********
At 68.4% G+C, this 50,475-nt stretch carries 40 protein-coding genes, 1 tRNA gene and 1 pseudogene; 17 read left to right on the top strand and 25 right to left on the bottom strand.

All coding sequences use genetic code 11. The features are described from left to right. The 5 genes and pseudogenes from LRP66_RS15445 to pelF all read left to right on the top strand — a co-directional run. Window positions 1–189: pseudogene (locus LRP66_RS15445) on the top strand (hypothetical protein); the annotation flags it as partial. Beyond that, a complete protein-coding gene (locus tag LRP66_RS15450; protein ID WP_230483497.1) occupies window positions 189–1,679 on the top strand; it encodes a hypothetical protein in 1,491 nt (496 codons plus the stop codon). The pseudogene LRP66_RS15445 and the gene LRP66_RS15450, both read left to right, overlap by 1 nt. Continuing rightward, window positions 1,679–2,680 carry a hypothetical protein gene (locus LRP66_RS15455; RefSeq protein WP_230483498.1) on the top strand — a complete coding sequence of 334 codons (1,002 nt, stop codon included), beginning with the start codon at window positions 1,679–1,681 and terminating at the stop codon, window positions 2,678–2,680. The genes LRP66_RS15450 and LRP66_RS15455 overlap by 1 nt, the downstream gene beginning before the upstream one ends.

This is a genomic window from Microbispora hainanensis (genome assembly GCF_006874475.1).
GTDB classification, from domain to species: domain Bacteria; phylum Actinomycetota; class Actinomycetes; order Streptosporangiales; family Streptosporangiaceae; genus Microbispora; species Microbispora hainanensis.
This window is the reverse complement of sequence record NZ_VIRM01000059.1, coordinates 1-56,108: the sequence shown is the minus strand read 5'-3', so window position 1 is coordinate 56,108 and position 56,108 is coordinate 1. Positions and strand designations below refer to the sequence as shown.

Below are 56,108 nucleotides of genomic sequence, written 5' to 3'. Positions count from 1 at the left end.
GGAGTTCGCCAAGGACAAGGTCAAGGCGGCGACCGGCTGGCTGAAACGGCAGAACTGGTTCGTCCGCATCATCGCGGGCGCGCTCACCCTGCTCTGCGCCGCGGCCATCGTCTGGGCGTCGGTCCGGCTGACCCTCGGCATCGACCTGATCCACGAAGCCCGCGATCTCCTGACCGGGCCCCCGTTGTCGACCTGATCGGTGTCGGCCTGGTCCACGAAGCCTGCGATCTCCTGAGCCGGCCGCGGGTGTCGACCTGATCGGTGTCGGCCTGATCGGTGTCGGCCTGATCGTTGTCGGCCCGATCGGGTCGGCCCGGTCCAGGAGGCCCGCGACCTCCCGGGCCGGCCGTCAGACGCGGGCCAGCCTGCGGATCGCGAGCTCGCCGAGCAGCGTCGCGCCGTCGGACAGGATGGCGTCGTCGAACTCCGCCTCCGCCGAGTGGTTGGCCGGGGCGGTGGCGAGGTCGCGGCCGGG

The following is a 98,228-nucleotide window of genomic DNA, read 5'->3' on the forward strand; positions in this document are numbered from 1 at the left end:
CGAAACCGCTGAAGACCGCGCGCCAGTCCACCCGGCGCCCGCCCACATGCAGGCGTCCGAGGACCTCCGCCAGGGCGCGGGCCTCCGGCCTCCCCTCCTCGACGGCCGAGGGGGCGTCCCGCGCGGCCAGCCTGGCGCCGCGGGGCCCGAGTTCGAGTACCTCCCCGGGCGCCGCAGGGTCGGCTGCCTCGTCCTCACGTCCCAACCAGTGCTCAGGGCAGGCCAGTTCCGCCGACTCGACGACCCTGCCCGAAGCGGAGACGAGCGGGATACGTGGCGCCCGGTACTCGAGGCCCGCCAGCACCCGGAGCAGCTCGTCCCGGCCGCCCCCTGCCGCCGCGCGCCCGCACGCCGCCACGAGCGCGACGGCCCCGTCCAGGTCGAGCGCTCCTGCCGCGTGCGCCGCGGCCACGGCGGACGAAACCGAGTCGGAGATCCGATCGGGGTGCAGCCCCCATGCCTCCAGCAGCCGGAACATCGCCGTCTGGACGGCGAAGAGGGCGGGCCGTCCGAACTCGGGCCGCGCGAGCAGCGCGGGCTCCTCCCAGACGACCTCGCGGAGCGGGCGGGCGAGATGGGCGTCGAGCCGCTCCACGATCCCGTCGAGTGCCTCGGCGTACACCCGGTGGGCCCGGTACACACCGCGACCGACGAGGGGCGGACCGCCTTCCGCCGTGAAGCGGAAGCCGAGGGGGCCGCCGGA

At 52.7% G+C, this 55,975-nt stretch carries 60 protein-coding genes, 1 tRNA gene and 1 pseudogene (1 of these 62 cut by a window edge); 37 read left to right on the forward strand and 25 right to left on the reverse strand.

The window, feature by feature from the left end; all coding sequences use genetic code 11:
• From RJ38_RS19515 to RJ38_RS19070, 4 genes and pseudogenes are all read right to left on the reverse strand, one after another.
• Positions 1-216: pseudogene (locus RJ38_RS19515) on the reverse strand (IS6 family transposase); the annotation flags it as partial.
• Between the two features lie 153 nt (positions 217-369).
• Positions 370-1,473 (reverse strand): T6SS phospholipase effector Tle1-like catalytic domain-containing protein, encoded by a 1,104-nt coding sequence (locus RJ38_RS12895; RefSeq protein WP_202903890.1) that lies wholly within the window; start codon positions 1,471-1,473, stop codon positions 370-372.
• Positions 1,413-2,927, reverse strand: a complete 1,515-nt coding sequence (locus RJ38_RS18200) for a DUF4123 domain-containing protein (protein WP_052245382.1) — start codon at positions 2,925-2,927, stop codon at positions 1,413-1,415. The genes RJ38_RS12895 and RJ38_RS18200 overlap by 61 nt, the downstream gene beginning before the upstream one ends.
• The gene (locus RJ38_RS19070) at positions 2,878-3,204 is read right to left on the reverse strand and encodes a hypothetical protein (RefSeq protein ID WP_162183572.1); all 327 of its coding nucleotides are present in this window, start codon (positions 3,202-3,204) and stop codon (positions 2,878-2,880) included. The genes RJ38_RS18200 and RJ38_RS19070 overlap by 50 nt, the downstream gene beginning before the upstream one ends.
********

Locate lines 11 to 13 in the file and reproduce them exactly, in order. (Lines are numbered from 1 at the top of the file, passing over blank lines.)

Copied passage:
The window, feature by feature from the left end; all coding sequences use genetic code 11:
• From RJ38_RS19515 to RJ38_RS19070, 4 genes and pseudogenes are all read right to left on the reverse strand, one after another.
• Positions 1-216: pseudogene (locus RJ38_RS19515) on the reverse strand (IS6 family transposase); the annotation flags it as partial.